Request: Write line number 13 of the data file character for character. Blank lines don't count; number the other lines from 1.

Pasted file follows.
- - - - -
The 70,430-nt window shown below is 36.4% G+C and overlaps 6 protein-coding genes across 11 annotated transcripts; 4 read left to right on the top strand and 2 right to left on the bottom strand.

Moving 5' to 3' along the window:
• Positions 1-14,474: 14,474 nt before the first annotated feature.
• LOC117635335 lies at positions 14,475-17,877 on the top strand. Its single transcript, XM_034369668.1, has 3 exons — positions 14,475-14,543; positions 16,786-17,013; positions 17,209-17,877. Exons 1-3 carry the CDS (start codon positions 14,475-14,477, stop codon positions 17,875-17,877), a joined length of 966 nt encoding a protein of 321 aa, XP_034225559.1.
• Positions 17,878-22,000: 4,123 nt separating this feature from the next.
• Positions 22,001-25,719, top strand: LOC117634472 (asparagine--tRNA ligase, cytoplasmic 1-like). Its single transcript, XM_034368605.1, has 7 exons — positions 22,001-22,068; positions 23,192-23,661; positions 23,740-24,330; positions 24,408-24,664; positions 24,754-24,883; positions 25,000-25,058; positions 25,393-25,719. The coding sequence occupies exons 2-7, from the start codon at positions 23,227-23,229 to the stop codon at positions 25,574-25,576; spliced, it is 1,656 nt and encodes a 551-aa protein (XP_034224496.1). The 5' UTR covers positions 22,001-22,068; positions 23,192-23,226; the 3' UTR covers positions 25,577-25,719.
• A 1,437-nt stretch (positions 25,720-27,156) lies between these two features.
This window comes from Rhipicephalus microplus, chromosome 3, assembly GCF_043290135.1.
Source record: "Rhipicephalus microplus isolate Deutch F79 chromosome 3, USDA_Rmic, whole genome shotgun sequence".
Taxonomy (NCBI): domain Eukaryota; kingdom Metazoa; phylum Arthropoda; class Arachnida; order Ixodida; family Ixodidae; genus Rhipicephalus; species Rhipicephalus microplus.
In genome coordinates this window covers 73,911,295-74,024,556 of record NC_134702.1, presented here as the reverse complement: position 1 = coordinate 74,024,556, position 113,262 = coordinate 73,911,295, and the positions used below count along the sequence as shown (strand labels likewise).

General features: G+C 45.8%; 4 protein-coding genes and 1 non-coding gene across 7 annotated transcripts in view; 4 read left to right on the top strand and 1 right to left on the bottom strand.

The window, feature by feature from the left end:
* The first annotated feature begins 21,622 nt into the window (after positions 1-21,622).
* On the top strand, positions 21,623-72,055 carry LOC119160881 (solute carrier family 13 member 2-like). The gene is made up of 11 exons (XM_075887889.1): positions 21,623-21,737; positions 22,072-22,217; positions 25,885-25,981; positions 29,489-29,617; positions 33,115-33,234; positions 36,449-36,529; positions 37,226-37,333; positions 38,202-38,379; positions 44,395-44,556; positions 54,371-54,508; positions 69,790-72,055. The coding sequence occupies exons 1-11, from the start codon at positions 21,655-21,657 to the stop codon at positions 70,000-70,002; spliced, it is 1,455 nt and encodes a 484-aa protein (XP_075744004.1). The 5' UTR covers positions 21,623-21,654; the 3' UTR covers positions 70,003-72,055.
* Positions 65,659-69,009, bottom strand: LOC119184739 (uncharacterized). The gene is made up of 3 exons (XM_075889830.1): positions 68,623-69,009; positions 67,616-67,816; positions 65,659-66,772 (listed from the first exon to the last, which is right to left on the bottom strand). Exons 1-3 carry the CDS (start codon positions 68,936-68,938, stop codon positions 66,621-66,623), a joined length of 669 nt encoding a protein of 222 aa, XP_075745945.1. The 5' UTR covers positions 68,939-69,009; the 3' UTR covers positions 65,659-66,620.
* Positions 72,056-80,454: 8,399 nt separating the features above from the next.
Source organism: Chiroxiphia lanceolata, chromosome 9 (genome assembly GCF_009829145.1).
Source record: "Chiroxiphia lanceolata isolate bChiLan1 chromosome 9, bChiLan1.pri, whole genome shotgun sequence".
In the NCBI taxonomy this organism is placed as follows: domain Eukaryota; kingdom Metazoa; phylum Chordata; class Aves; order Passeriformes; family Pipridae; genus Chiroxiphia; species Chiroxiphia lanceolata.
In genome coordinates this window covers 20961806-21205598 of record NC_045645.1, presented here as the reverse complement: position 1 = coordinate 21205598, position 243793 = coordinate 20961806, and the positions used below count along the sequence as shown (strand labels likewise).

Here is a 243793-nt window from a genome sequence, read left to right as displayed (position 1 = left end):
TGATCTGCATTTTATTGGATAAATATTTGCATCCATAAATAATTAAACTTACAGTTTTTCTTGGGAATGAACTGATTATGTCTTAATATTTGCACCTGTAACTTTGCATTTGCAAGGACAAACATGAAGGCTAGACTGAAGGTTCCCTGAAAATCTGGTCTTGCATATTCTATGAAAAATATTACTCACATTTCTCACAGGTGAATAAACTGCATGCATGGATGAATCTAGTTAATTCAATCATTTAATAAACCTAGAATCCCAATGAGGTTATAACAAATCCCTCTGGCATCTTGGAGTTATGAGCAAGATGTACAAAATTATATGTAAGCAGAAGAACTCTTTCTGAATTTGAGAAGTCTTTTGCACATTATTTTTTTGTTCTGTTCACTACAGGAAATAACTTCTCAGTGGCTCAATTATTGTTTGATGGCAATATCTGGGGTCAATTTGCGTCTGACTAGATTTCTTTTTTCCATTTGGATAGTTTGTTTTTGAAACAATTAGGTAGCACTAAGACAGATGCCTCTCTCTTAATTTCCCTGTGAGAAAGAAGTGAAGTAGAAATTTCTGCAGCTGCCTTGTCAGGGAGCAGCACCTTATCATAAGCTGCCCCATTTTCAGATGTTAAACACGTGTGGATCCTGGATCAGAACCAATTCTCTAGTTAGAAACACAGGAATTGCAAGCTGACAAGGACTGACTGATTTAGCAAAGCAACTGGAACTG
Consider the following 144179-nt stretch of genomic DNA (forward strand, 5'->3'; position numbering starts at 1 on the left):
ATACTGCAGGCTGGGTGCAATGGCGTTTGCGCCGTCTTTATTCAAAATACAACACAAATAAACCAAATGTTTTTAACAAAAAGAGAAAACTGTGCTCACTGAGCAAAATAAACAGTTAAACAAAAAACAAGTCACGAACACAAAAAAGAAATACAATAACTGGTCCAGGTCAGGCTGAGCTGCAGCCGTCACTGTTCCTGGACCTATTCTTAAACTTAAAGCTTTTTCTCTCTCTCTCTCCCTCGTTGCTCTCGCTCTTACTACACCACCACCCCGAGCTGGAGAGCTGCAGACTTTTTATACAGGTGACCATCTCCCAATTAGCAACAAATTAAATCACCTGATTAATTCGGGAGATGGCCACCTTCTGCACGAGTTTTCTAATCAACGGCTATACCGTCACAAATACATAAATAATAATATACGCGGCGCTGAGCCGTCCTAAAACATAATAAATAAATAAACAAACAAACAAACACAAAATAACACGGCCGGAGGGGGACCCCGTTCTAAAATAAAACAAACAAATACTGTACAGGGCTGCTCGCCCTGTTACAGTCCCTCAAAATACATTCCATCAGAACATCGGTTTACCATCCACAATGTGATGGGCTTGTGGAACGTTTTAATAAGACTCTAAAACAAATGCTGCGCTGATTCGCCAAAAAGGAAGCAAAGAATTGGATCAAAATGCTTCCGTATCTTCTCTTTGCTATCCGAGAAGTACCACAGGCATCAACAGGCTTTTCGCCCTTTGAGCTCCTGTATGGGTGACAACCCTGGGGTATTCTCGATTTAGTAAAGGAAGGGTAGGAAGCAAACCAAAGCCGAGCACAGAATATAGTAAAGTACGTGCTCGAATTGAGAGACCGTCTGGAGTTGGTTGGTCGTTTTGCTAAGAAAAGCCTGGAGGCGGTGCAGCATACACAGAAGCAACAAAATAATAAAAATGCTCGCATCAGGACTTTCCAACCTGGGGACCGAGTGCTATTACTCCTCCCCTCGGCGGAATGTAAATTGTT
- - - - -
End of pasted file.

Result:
The window, feature by feature from the left end: